While the deadline set in the peace plan of the International envoy Kofi Annan to the Syrian regime to withdraw its forces expires Tuesday (midnight local time), Syria was the scene of growing violence that killed nearly 300 people in three days.
According to the plan, today the regime has to start the withdrawal of army tanks, but Syrian forces loyal to President Assad bombed Mareh, a town in the province of Aleppo, said Rami Abdel Rahman, president of the Syrian Observatory for Human Rights (SOHR), adding that no withdrawal of Syrian forces has been observed so far.
"Since the morning, Mareh is violently bombarded by tanks and heavy machine guns," confirmed militant Abu Omar, who is in the vicinity of the towns. "Columns of smoke are visible and families fleeing the city," added the activist reached by Skype.
Syrian tanks also opened fire Tuesday morning in the center of the city of Hama, according Manhal Abu Bakr, an activist in this city. Tanks were also deployed Tuesday morning in Douma, on the outskirts of Damascus, said another activist.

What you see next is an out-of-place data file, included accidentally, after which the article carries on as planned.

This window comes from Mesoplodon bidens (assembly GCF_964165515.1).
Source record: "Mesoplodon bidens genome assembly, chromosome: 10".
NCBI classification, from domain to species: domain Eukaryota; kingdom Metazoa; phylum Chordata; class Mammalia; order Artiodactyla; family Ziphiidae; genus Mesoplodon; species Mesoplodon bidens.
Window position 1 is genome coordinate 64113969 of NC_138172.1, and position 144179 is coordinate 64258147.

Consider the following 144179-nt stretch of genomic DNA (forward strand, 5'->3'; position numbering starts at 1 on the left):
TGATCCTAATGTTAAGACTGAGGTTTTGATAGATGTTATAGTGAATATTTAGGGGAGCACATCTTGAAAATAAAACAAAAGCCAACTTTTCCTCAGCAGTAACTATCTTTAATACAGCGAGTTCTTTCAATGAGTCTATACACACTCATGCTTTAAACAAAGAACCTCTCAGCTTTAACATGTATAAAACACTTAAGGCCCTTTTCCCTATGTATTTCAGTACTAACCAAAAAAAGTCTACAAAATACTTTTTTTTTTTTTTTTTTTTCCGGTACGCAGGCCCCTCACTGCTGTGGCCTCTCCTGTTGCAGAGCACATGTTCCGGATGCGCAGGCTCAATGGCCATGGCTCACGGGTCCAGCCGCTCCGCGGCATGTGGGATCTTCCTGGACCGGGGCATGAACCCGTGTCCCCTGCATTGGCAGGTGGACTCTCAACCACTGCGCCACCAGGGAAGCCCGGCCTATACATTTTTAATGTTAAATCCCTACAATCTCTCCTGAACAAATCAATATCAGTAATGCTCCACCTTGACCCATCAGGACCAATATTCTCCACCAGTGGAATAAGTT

According to the Annan plan, the army must withdraw from cities by Tuesday to allow a complete cease-fire 48 hours later. The regime of Bashar al-Assad had accepted the plan, but later demanded written guarantees by the rebels.
Secretary General Ban Ki-moon on Monday night contacted the Syrian regime demanding to stop its attacks against civilians, as 105 people, mostly civilians were killed Monday.
Meanwhile, Syrian Foreign Minister Walid Moallem is scheduled to meet Tuesday with his Russian counterpart Sergei Lavrov to discuss the "development of the difficult situation in Syria." The Annan plan should be on the top of the agenda. In its Tuesday edition, the daily Nezavisimaya Gazeta said that "Damascus will lose (the support of) Moscow" if the Syrian regime does not respect its commitments. "The failure of the Annan plan could be costly for Bashar Assad," its said.